About the artist
Constance Fein Harding is part Dutch, part Belgian. Her early years were spent moving from one place to the other, every 3 or 4 years. She now lives in beautiful Hawke’s Bay, New Zealand, with my Kiwi husband. She has four children (twins in the mix). Constance found there was a void to fill, once her children had left home, so she took up photography.
Still lifes and textures
Many of Constance’s works are of a classic style, inspired by the Old Masters and are often dark and moody. She mainly concentrates on capturing old buildings and still lifes but also enjoys impressionism – especially when she is at the beach. “I don’t know what it is about the beach that screams impressionism.” She says. Constance mainly uses the intentional camera movement (ICM) method to create her images; adding her textures to most of her works. She finds the textures can simply enhance an image, or transform it into something more; at the same time bringing all the elements together to create a painterly image. She also likes to inject a bit of humour into some of her works. Constance doesn’t think she has a set style as yet and is still experimenting. She lets her work guide her to what can sometimes be a surprise ending.
How did you first get into digital art?
I first saw textured photography on Flickr. I didn’t think too much about it until I realised that more often than not it was the textured images I was clicking on. So I started looking into the method of texturing and have been loving the experience ever since.
Why did you choose digital art as your medium?
I can’t say I chose it. It was a process that started when I picked up a camera, and it just took me on this journey. And for someone who found it a challenge to draw a stick-man, it was a thrill to see I was able to create painterly images.
What artistic styles are you particularly drawn to?
Classic and Impressionism.
What inspires you?
People walking their dogs on the beach, old buildings, finding a particularly shapely pear in the fruit stand, art museums, other people’s works, the list is endless!
Of all your images to date, which is your favourite and why?
I think my favourite is the one titled Somewhere to set your thoughts free so you can work on your dreams [featured above]. I love the beach and, to me, this image epitomises the serenity you can find on the beach. And everything just fell into place with this image: the subject; just the right amount of camera movement to create that painterly effect and the texture to bring it all together.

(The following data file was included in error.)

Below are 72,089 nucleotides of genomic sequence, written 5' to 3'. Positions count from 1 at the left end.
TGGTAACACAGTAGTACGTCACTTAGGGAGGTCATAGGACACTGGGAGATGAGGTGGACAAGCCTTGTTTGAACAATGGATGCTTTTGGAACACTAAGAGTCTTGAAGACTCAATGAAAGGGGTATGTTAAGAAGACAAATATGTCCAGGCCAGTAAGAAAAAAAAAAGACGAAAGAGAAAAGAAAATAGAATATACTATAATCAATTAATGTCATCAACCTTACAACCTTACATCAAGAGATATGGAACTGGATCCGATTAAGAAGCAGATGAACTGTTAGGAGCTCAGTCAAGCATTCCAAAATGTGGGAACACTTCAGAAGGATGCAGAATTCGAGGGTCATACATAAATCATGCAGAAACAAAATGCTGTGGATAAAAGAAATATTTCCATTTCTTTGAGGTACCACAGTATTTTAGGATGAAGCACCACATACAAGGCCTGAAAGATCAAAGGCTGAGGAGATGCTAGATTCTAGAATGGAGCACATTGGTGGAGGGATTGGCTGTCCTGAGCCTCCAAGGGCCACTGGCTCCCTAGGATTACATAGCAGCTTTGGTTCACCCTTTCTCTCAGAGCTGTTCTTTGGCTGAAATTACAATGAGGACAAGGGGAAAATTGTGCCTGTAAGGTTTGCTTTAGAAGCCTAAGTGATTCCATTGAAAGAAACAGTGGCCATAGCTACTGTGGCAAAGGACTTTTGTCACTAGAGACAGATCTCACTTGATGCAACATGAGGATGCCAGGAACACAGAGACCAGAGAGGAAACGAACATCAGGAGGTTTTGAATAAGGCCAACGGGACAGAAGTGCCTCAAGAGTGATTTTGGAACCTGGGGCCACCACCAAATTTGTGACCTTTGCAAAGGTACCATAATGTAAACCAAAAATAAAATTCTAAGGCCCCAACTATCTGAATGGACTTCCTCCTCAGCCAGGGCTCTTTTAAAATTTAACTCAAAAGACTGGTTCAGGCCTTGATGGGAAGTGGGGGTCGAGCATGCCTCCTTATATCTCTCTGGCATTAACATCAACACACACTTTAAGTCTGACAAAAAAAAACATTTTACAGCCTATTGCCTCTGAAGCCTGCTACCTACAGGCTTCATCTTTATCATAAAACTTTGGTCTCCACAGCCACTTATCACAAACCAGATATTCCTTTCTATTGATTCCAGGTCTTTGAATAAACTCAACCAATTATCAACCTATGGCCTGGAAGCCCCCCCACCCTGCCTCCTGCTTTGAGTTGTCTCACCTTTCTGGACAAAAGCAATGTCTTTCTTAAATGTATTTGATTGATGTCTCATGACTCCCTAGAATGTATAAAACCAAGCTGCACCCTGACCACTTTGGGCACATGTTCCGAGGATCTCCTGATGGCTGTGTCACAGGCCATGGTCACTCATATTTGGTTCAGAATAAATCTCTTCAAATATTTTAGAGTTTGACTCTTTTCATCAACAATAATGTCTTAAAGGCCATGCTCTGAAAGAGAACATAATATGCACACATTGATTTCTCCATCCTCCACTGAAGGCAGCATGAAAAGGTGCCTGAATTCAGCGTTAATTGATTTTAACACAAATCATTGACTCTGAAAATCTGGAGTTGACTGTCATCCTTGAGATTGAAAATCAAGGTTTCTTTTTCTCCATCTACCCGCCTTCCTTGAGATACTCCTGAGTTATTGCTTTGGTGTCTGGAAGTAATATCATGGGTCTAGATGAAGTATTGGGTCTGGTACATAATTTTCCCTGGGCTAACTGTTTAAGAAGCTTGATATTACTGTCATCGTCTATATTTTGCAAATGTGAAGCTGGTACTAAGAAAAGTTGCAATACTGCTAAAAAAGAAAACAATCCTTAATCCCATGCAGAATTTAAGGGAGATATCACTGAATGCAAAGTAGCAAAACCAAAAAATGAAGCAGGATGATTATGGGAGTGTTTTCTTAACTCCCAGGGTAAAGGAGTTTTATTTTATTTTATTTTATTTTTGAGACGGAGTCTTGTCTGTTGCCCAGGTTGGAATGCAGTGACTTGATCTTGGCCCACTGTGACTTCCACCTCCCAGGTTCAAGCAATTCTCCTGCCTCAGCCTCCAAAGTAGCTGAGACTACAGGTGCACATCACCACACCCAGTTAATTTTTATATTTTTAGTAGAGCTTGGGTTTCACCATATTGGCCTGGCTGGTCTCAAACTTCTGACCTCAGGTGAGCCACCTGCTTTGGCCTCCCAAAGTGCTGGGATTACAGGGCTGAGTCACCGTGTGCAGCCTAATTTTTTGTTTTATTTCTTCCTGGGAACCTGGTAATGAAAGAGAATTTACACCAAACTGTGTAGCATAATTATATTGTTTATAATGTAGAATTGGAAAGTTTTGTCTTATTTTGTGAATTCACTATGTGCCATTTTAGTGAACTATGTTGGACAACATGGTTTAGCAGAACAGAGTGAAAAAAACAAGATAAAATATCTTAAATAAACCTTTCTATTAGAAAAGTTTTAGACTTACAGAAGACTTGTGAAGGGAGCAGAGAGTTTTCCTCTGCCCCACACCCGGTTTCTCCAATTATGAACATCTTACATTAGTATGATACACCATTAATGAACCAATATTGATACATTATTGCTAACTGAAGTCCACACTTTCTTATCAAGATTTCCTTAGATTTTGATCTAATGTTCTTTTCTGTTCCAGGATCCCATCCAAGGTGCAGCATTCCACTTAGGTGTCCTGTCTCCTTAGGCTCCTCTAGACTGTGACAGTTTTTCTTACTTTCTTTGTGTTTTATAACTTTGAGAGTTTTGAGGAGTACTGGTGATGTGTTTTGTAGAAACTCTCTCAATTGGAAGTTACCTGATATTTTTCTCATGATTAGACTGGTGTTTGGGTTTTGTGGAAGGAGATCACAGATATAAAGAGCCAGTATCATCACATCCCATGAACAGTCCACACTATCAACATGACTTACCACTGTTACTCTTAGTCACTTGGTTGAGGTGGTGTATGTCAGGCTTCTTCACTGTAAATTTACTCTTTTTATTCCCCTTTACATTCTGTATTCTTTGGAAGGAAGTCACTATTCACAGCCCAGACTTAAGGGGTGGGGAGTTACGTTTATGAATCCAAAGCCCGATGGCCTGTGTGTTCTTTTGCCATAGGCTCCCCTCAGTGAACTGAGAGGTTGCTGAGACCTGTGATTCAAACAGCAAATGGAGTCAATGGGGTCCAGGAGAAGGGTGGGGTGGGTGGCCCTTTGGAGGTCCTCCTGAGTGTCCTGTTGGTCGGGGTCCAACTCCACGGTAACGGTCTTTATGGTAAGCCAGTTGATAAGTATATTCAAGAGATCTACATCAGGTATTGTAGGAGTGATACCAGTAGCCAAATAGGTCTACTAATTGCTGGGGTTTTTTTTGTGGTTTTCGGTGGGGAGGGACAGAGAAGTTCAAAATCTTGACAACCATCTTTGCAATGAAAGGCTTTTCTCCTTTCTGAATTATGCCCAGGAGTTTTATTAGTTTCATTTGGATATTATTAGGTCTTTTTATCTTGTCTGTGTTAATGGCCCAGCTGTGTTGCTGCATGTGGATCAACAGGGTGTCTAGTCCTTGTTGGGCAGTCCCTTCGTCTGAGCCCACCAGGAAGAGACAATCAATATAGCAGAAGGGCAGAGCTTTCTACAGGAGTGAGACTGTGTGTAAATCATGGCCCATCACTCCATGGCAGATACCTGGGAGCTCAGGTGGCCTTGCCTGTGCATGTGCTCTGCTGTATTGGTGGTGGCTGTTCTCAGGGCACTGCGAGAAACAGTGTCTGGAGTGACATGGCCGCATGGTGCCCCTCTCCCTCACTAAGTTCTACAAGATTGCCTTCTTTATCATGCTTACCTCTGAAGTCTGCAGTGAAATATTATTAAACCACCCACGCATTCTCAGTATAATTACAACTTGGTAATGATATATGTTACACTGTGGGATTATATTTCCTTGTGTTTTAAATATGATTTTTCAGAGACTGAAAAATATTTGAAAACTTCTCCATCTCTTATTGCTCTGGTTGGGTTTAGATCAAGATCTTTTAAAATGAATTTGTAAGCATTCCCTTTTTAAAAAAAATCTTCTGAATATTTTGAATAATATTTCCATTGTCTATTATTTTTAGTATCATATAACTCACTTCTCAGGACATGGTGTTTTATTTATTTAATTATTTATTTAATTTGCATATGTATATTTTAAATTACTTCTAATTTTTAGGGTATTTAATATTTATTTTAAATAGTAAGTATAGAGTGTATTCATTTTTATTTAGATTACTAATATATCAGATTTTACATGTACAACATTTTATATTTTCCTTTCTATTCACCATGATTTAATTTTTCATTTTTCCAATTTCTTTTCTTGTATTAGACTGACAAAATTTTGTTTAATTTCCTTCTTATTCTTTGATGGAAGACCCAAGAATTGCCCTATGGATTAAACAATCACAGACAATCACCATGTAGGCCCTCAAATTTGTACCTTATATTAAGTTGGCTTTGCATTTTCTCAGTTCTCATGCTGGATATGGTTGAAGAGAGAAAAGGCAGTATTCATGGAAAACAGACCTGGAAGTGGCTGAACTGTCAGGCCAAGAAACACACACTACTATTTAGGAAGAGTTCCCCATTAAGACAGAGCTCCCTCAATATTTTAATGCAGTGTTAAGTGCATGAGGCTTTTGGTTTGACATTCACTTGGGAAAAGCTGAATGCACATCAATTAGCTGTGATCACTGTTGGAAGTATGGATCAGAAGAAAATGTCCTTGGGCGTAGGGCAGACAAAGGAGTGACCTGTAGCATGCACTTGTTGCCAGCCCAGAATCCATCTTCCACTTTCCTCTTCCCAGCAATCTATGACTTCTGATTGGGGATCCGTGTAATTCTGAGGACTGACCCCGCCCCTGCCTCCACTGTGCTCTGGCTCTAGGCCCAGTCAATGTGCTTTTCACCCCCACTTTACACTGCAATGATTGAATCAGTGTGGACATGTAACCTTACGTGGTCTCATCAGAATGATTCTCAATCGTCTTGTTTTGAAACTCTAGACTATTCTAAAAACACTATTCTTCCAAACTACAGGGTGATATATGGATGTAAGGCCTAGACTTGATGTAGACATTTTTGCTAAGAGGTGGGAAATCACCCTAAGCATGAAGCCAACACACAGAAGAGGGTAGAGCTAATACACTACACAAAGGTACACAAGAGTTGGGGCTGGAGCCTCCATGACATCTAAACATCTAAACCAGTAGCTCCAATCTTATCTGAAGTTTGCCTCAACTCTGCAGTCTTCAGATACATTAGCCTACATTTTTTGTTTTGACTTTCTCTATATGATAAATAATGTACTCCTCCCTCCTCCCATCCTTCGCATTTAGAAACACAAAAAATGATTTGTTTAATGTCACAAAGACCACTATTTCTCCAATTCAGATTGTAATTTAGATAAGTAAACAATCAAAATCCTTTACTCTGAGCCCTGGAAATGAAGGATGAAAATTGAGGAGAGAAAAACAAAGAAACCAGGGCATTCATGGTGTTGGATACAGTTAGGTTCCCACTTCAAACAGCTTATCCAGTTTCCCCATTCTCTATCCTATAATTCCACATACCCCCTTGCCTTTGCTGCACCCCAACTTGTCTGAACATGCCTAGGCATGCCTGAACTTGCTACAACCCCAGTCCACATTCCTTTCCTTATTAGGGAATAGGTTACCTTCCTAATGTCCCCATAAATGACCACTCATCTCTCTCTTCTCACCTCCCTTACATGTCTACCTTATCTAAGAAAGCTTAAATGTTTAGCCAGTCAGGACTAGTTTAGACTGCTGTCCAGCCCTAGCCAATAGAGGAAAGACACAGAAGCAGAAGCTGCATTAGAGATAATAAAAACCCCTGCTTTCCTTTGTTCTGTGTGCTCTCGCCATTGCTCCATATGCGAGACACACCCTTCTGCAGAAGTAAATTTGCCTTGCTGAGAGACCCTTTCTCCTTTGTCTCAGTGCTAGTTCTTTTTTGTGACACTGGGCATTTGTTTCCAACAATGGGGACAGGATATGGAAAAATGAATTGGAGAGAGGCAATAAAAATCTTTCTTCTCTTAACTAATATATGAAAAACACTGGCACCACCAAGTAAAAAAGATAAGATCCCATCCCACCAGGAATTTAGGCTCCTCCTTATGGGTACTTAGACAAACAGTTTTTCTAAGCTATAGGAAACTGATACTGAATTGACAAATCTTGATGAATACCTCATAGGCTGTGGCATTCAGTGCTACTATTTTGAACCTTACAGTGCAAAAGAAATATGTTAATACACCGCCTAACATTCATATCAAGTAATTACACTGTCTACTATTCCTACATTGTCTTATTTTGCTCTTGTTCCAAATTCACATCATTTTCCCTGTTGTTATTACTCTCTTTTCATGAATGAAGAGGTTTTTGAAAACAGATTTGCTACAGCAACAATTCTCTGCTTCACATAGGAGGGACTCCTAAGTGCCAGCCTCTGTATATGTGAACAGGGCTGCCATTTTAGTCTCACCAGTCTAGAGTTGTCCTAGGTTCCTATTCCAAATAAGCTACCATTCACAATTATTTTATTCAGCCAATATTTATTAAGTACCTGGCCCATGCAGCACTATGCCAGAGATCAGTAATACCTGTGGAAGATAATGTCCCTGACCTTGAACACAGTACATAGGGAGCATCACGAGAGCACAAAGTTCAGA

Name three artists who inspire you.
How do you think you’ve improved as an artist compared to when you first started?
I have at least one usable image out of 10 instead of 100 (or more) – but who’s counting?
What advice would you give yourself if you could go back to when you started making art?
Slow down, take it in, and learn more. I consider myself still at the beginning of my journey and have yet to heed my own advice.
What devices/equipment do you use to create your art?
Canon 5D Mark III, several Canon lenses, Mac Laptop.
Which apps/programs do you use to create your art and which are your favourites?
Lightroom, Photoshop, Nik Collection – especially Analog; they are all my favourites. Each one has its uses.
Do you use images from stock sites as well as your own photos and if so, which are your favourites and why?
No. I prefer my art to be all my work, even though there are some gorgeous textures out there that I would love to use!
And finally, do you find that digital art is often dismissed as a valid art form?
Sadly, yes. I think it is becoming much less so and there are many others that accept it as an art form. Like most artistic movements, it takes time for people to accept new ways. I like that I am part of this movement! I also love that digital photography and the art it allows you to create is so much more accessible to people and is opening up a whole new world for them, especially for those who find drawing a stick-man a challenge.
Where to find Constance’s work online.
Thank you so much for doing this interview, Constance!